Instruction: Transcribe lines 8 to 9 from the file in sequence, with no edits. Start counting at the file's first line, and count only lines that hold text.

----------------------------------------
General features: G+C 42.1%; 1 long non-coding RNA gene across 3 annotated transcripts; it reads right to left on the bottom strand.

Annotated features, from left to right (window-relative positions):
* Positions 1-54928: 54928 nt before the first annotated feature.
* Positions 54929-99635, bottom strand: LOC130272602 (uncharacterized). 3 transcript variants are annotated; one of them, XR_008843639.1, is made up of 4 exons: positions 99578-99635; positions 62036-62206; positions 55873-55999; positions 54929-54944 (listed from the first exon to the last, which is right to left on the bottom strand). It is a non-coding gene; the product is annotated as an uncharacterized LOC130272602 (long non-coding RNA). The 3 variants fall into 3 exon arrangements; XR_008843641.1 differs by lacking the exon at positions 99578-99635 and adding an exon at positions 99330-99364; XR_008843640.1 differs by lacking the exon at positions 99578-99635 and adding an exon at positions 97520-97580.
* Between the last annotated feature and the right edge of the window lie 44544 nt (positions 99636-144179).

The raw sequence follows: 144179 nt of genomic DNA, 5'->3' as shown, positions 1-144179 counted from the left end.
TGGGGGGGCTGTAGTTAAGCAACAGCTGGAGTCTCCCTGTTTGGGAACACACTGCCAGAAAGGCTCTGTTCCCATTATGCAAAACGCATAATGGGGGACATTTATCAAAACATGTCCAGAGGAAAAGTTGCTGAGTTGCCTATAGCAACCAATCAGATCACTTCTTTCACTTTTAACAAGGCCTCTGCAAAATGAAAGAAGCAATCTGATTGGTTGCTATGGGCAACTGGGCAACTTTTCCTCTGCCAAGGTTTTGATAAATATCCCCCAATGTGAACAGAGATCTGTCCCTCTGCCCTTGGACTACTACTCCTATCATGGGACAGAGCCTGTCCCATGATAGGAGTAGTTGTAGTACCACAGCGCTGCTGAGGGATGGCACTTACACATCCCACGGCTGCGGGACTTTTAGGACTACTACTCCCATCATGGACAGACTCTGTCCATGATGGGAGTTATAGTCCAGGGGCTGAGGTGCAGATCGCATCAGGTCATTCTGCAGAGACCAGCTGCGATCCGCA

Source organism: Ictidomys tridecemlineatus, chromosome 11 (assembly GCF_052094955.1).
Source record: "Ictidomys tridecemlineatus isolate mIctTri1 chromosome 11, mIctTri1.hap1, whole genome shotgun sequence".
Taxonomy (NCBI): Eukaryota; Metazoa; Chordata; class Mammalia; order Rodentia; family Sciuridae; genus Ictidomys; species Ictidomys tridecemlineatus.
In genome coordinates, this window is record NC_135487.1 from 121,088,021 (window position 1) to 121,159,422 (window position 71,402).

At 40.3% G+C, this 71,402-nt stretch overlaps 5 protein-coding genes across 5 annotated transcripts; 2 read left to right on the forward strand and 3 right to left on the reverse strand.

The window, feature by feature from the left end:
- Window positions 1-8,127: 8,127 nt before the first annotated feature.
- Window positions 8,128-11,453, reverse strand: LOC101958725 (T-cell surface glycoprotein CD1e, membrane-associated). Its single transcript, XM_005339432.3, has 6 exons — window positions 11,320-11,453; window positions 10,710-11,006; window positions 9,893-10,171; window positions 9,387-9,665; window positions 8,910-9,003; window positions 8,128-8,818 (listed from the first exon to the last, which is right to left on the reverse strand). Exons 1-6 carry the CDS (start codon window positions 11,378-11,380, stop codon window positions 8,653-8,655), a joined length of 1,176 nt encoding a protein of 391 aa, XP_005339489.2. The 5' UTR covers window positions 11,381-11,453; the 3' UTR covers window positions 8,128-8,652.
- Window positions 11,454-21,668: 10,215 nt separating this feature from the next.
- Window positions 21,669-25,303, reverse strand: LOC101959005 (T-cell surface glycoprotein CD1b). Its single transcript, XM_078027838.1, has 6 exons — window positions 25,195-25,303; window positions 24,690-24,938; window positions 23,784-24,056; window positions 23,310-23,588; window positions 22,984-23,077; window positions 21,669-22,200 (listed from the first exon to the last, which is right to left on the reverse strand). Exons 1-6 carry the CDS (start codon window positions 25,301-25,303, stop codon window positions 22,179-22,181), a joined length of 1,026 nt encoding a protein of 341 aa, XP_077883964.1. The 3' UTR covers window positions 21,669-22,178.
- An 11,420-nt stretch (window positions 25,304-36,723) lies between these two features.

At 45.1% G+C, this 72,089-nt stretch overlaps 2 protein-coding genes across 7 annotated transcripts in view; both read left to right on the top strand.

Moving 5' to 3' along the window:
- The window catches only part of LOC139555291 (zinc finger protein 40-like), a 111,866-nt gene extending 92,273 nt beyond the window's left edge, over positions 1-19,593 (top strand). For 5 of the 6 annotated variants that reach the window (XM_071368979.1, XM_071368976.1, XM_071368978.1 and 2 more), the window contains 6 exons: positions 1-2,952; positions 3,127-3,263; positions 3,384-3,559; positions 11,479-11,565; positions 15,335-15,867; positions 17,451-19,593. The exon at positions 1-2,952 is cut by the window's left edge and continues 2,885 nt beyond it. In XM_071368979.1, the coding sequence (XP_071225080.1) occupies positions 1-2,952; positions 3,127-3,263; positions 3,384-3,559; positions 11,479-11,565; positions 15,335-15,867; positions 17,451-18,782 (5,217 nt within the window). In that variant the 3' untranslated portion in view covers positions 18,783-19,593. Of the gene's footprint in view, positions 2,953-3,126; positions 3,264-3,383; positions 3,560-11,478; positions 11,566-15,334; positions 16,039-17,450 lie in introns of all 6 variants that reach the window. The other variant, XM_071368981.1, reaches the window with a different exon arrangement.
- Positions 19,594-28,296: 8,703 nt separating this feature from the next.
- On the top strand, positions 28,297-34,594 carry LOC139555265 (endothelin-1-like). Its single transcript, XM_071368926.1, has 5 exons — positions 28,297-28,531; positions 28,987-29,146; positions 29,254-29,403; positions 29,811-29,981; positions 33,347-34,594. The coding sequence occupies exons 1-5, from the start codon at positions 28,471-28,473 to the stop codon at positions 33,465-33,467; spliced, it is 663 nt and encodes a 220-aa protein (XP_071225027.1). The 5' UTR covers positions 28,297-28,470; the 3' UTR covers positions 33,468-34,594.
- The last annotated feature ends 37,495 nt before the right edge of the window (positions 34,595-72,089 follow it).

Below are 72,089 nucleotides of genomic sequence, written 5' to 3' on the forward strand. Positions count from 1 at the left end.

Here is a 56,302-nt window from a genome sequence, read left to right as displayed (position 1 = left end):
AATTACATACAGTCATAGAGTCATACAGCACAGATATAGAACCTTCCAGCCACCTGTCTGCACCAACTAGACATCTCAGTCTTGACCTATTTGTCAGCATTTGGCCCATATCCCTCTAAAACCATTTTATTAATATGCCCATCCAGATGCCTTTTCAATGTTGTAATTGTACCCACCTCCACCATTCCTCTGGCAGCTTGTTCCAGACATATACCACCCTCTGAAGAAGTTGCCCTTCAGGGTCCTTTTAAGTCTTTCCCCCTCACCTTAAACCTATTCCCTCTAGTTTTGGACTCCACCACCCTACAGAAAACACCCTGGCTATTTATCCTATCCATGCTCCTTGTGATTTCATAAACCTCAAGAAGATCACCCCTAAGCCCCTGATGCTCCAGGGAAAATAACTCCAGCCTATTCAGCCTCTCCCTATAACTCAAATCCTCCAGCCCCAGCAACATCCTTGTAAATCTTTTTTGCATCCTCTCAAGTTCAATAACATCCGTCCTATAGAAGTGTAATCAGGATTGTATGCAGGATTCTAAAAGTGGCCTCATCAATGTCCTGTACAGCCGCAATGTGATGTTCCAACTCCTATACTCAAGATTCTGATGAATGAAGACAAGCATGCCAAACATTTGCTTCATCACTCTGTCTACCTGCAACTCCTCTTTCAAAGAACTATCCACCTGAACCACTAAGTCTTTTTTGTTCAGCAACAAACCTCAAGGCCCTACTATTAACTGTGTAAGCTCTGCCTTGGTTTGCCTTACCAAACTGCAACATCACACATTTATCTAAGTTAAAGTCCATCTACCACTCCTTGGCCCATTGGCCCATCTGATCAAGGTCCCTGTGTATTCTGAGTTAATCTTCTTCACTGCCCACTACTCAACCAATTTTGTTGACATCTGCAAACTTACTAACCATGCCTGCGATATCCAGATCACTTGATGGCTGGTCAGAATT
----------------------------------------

Source organism: Ictidomys tridecemlineatus, chromosome 11 (assembly GCF_052094955.1).
Source record: "Ictidomys tridecemlineatus isolate mIctTri1 chromosome 11, mIctTri1.hap1, whole genome shotgun sequence".